Selfless Devotion and Sacrifice


Frances Emma Hines' name on the Roll of Honour at the Australian War Memorial

Author: Henry Moulds

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As Australia moved towards Federation the individual states still maintained their own defence forces. While the political leaders of the soon-to-be Federated nation met to work out the details of the birth of Australia’s nationhood, on the other side of the Indian Ocean tensions were increasing between the British and the Boer Republics of Transvaal and the Orange Free State. In October 1899, the British government requested Australian support and the states began to raise units to go to South Africa.

One of the units raised was the Victorian Bushmen, the third contingent of which left Australia in March 1900, arriving in Rhodesia, South Africa in April. Accompanying the men were ten Australian nurses, one of whom was Sister Frances ‘Fanny’ Hines. The nurses were moved around to wherever seemed to have the greatest need of their services. They frequently worked only in pairs and sometimes alone, in terrible conditions. Disease was rife and most of their patients were victims of disease not due to action against the Boers. Nurses often had to improvise bedding and bandages, sometimes using their own clothing to do so.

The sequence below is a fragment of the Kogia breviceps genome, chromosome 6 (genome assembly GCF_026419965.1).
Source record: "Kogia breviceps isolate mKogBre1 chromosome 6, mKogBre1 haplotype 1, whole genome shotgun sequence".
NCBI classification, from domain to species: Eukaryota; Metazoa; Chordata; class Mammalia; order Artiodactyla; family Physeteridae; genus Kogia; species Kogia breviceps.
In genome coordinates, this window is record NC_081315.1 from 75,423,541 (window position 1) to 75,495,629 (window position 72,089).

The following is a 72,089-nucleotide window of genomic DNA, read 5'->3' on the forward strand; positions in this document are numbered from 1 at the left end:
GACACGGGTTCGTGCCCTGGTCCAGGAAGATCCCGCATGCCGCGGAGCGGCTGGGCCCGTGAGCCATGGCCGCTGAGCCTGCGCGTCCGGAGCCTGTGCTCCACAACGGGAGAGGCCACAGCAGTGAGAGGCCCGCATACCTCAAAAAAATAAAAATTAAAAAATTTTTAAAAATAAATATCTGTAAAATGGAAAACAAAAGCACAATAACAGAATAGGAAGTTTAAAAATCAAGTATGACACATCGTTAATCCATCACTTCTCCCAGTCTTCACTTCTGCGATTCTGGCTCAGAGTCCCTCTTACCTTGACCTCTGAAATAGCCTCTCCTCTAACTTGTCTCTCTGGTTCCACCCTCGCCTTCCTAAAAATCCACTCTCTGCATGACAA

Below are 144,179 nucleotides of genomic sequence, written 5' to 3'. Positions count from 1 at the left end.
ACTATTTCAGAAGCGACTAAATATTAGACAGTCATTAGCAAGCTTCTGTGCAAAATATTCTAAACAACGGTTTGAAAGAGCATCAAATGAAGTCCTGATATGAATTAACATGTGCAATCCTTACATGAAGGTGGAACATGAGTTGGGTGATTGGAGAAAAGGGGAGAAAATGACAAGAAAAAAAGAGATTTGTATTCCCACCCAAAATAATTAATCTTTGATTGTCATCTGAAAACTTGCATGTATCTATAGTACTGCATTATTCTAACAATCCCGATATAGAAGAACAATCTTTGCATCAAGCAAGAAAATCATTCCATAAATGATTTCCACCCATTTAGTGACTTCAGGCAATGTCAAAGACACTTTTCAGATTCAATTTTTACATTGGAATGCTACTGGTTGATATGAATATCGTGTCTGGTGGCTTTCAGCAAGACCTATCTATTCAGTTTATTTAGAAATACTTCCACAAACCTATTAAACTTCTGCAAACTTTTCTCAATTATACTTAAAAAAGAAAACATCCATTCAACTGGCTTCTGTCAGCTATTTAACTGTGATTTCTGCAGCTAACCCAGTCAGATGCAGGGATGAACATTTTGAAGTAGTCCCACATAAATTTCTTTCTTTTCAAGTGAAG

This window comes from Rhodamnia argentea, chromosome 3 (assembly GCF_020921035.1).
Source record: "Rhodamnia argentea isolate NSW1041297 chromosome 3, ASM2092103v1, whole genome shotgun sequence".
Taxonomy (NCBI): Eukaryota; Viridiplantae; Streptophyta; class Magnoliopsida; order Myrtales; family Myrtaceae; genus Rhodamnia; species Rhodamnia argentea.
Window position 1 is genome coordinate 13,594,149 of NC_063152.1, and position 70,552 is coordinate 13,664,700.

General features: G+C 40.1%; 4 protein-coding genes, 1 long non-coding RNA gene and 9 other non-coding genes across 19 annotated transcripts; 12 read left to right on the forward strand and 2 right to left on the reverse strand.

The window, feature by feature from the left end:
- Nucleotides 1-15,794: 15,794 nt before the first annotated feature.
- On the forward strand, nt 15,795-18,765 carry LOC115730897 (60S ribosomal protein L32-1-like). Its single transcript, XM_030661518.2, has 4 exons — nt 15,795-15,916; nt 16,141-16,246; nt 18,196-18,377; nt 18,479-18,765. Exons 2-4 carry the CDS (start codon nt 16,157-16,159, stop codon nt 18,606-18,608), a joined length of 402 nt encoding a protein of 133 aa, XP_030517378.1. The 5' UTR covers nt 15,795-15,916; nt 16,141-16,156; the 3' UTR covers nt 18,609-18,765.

Sister Hines was working alone at Enkeldoorn, in what is now Zimbabwe. She had responsibility for more than twenty patients and her work was arduous and challenging. Limited supplies placed great demands on the nurses and Sister Hines worked in primitive and overcrowded conditions. As well as tending to the medical needs of her patients, like many other nurses, she also had to clean, and to cook meals for the sick. It was almost inevitable that, run down and without sufficient nourishment, debilitated due to her arduous service, she would fall ill. On 7th August 1900, in Memorial Hospital Bulawayo, Sister Frances Hines succumbed to Pneumonia, although some sources have suggested that she also suffered from Enteritis. She was the only Australian nurse to die during service in the Boer War.

No matter the cause of her death, Sister Hines perished because of her selfless service. Hers is one of the 589 names listed on the Australian War Memorial Roll of Honour for the South African conflict. She is buried in Bulawayo General Cemetery, Bulawayo, Zimbabwe.


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